Introduction

Data analytics is the process of transforming a raw dataset into useful knowledge. By drawing on new advances in artificial intelligence and machine learning, this project is aiming to develop systems that will help to automate the data analytics process.

Explaining the science

Data analytics comprises many different stages and phases. While some elements of the data analytics process have benefited from considerable development through software or tools, there has been little methodological research into so-called data ‘wrangling’, even though this is often laborious and time-consuming, and accounts for up to 80% of a typical data science project.

Data wrangling includes understanding what data is available, integrating data from multiple sources, identifying missing, messy or anomalous data, and extracting features in order to prepare data for computer modelling.

Project aims

Drawing on new advances in artificial intelligence and machine learning to produce technology that will help automate each stage of the data analytics process. This technology will revolutionise the speed and efficiency with which data can be transformed into useful knowledge.

The project has the potential to dramatically improve the productivity of working data scientists and benefit researchers, industry, and government.

Recent updates

May 2020

Article: Why practical data analytics is still so painful...and how we can help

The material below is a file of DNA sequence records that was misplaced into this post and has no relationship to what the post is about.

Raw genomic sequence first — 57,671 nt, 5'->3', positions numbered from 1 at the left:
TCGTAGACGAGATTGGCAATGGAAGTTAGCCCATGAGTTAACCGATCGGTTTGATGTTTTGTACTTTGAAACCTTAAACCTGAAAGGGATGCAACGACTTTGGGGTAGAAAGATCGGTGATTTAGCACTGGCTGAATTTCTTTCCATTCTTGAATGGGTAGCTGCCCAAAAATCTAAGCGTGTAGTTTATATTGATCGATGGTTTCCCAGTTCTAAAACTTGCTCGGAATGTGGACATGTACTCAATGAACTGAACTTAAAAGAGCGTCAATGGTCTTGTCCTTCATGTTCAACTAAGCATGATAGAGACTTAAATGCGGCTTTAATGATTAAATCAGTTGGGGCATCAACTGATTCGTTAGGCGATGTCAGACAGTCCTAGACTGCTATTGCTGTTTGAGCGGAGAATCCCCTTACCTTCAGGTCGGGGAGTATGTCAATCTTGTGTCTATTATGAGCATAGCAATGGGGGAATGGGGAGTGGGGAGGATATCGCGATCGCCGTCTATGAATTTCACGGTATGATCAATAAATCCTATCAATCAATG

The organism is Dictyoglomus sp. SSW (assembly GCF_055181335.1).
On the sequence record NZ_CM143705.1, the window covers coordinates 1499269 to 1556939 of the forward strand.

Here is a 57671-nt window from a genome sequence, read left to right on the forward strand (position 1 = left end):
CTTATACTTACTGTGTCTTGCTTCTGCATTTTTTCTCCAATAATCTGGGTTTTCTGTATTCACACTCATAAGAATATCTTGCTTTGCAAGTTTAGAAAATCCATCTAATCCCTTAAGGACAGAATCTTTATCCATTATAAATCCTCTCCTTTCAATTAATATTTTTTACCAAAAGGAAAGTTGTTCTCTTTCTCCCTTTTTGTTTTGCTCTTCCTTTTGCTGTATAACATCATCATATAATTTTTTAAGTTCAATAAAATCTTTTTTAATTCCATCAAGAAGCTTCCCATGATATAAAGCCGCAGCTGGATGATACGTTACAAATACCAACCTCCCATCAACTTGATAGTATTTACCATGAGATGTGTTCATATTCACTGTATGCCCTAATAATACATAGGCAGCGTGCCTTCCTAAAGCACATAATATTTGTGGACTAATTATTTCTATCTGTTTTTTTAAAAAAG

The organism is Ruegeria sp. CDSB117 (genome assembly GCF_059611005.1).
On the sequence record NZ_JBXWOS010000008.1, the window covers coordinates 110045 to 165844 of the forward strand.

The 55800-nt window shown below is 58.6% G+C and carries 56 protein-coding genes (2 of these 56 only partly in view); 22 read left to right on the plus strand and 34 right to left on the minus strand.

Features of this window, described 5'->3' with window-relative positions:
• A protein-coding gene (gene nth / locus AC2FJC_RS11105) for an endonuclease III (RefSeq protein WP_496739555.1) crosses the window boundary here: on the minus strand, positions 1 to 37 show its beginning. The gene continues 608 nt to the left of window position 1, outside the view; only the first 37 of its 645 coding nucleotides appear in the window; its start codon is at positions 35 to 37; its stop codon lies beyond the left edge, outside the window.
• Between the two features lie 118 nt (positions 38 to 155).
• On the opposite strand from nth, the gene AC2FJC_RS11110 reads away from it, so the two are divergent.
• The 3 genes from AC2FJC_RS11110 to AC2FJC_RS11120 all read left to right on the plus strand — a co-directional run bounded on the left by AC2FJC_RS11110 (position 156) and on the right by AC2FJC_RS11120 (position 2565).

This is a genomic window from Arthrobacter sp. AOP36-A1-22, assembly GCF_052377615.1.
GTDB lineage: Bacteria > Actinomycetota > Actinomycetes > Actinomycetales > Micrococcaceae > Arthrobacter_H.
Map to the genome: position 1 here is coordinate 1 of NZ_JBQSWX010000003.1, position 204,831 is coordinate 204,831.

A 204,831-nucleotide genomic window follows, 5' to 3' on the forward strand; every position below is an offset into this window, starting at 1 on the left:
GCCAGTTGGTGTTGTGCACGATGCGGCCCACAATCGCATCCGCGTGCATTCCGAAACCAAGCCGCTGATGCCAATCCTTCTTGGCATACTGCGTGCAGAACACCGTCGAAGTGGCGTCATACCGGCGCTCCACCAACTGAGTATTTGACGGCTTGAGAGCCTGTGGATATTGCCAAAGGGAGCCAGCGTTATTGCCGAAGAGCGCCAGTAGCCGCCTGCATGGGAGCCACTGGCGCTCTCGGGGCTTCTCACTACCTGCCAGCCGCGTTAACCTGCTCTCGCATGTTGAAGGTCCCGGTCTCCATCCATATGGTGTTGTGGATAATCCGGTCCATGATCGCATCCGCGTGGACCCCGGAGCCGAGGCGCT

April 2020

It is widely recognised that most of the analysts' time is taken up by data engineering tasks such as acquiring, understanding, cleaning and preparing the data. In Data Engineering for Data Analytics: A Classification of the Issues, and Case Studies, we provide a description and classification of such tasks into high-level groups, namely data organisation, data quality, and feature engineering. A repository with the analysis performed in four case studies exhibiting a wide variety of these problems is also available here. Our main goal with this work is to encourage the development of tools and techniques to help reduce this burden and push forward research towards the automation or semi-automation of the data engineering process.

March 2020

One of the main phases of the data mining process is "data understanding", where the aim is to discover the characteristics of the data such as its data types (e.g., date, float, integer, and string). In order to accelerate data understanding, a data type can be automatically inferred for each column in a table of data. However, previous approaches often failed when data contains missing data and anomalies, which are commonly found in real-world data sets. To this end, we have developed ptype — a probabilistic model that detects such entries and robustly infers data types. The article that introduces ptype has recently been published in the Data Mining and Knowledge Discovery journal.

Change point detection is an important problem in time series analysis, since the presence of a change point indicates that the distribution of the data changed abruptly and significantly. Moreover, a change point can signal a data quality issue such as a change in the reporting method of a variable. While many different approaches to change point detection exist, little attention has been paid to the evaluation of these methods on real-world time series. In An Evaluation of Change Point Detection Algorithms we introduce a novel dataset designed specifically for this purpose, and use it to compare a wide variety of existing methods. The dataset and the benchmark study are made freely available to encourage the development of change point detection algorithms that perform well in practice.